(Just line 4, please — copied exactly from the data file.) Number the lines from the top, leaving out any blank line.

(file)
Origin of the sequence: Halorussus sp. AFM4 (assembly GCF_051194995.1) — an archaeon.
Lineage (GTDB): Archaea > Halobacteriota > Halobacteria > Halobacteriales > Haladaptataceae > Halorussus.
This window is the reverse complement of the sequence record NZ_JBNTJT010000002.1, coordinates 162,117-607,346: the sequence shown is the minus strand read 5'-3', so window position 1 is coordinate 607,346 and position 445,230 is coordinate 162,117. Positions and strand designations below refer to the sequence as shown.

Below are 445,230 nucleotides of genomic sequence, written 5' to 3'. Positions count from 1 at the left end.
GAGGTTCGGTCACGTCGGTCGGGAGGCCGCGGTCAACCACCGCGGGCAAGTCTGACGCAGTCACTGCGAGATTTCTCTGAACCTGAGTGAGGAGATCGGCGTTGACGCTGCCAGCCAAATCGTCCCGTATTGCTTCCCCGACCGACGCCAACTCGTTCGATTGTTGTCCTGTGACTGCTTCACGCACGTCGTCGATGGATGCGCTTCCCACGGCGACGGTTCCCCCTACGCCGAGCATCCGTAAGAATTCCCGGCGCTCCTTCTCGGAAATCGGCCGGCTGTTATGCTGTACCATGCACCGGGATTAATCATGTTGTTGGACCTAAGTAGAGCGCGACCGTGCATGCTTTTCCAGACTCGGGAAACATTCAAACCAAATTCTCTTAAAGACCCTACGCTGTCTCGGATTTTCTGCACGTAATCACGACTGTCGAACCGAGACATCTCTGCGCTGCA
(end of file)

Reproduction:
Below are 445,230 nucleotides of genomic sequence, written 5' to 3'. Positions count from 1 at the left end.